Billion Dollar Kiss
by Jeffrey Stepakoff
Here you go, folks. If you want one book to lay out the world of TV writing for you, this is it.
Some of it may be a bit "inside baseball" to fully comprehend as an outsider -- but odds are if you're reading this blog, then this book is chock-full of exactly the sort of information you need to stuff into your brain. And if you're just curious about what the Great Oz is up to behind the TV curtain, this book is a 4-star tour of the other side of the drapes.
Best of all, it's well-written and great fun to read.
Jeffrey Stepakoff is a seasoned pro who not only knows a lot more than we do, he's damned entertaining laying it out. Maybe it shouldn't be a surprise that a longtime storyteller knows how to structure his book to read like a great story -- but, well, you can't always bank on that. This book delivers on all fronts.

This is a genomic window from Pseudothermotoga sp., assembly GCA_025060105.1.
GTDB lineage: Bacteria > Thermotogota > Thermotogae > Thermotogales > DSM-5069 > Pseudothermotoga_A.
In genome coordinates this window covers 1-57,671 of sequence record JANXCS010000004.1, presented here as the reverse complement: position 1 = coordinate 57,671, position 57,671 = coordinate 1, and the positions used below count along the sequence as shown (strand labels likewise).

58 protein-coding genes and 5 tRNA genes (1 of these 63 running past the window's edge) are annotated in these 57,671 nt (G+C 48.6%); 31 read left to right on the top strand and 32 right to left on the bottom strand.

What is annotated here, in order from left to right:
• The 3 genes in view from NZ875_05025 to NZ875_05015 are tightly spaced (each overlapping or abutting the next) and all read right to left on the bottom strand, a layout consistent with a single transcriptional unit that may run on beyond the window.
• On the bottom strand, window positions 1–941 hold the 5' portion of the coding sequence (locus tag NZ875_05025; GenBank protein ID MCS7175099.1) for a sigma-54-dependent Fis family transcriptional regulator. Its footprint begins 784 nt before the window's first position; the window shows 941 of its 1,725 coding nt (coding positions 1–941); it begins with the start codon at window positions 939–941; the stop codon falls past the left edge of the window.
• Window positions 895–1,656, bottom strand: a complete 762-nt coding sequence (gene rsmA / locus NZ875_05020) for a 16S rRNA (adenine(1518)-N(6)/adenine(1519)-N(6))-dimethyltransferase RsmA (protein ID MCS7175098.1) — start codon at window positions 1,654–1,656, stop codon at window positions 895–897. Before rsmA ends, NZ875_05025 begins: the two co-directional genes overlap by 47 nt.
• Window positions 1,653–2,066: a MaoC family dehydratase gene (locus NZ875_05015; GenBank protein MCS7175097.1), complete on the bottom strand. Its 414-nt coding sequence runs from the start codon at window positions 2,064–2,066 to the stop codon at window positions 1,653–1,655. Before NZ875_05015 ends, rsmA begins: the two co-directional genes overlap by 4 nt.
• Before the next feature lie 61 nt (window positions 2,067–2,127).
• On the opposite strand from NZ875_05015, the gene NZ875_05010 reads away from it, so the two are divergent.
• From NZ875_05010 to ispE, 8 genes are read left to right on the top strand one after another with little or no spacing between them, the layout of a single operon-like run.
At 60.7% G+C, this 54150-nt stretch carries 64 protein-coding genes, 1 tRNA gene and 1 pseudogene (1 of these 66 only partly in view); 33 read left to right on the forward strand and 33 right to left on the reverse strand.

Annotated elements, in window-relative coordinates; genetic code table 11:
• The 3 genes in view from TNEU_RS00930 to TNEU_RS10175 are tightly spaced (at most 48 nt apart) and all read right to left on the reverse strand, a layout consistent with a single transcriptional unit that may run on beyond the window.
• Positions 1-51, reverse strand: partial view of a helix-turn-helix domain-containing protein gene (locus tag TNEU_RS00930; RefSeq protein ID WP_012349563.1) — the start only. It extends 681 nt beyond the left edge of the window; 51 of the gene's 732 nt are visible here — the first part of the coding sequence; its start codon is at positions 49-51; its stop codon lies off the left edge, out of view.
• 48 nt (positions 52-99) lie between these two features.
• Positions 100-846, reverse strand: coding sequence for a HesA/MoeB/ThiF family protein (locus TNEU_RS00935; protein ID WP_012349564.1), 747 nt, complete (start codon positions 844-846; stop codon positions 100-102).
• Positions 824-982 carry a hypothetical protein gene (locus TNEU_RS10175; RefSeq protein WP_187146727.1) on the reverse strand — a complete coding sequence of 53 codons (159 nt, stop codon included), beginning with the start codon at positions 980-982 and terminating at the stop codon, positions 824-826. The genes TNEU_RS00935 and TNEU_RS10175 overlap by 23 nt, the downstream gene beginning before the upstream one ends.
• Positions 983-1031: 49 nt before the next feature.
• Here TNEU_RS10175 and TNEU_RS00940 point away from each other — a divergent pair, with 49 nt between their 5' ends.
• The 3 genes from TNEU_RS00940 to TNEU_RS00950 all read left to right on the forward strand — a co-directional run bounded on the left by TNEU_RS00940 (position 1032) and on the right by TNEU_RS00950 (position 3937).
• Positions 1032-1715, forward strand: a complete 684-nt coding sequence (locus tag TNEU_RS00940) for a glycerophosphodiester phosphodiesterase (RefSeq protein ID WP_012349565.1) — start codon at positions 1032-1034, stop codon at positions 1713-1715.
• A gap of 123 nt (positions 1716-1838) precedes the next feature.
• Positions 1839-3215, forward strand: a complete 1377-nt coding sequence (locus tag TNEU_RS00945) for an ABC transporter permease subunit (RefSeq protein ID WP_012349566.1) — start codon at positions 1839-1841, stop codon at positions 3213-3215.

What Stepakoff brings to the topic that's so special is a broad historical context he lived through as a working writer -- and a willingness to talk openly about his career. Okay, I'm sure there are some polite obfuscations and generous characterizations of events in here, but the fundamental truths shine through. He came out here just a writers were becoming highly-paid assets in TV, lived through the boom years and then saw the money-gusher become a relative trickle (which happened, of course, just as Sam and I -- like so many others -- arrived with our buckets in hand...).
As we've ranted at various times in the podcast and in our Scr(i)pt Magazine column, writing in Hollywood (TV or film) is a business, not just an art. Some aspects of that business are obvious, but there are trends and prejudices that are completely obscure -- until someone reveals them to you. Knowledge is power, and he shares a lot of really hard-to-acquire knowledge in here.
This is important reading for anyone interested in writing for Hollywood. Get it, read it.